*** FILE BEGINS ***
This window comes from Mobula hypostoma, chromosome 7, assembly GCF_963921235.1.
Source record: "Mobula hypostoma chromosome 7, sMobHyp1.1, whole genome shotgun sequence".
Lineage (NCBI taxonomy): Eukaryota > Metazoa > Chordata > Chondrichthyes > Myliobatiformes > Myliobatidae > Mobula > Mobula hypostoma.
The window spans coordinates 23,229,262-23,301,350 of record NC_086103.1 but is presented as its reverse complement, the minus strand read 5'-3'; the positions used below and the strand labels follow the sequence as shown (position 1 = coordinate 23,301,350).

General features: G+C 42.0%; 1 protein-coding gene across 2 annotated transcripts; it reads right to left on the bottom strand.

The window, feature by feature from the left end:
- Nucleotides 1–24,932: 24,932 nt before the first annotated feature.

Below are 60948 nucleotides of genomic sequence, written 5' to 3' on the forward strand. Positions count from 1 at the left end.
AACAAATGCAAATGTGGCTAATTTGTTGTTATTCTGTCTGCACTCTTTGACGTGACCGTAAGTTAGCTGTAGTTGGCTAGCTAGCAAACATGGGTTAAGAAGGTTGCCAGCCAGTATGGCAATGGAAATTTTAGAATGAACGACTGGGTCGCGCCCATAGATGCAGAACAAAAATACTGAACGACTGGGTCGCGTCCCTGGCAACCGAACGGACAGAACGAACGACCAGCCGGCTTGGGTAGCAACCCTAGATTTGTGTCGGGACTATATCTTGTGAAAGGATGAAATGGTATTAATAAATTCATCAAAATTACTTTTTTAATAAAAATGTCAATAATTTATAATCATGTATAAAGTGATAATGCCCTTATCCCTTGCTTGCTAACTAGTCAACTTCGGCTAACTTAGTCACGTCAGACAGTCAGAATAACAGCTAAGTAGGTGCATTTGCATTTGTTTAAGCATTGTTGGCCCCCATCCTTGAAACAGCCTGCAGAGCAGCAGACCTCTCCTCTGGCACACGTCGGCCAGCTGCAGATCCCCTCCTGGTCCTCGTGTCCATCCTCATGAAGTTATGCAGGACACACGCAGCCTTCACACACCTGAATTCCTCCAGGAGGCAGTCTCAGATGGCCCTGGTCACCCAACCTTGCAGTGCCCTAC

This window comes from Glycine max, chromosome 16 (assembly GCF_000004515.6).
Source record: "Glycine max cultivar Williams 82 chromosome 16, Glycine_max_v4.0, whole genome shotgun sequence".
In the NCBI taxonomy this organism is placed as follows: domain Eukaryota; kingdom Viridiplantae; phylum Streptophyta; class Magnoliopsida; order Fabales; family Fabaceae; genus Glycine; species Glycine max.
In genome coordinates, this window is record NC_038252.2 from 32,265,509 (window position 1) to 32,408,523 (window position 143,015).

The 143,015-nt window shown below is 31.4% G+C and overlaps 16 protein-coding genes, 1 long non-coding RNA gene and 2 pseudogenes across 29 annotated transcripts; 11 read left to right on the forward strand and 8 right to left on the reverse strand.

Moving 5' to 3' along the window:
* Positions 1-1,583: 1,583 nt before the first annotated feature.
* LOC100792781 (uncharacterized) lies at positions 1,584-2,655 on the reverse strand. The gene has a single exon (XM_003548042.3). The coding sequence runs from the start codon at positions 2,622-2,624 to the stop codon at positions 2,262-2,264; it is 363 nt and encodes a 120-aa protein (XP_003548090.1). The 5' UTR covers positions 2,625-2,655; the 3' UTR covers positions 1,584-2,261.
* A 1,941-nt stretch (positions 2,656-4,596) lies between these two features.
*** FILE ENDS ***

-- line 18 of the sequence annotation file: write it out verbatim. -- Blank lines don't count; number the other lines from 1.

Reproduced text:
* A 1,941-nt stretch (positions 2,656-4,596) lies between these two features.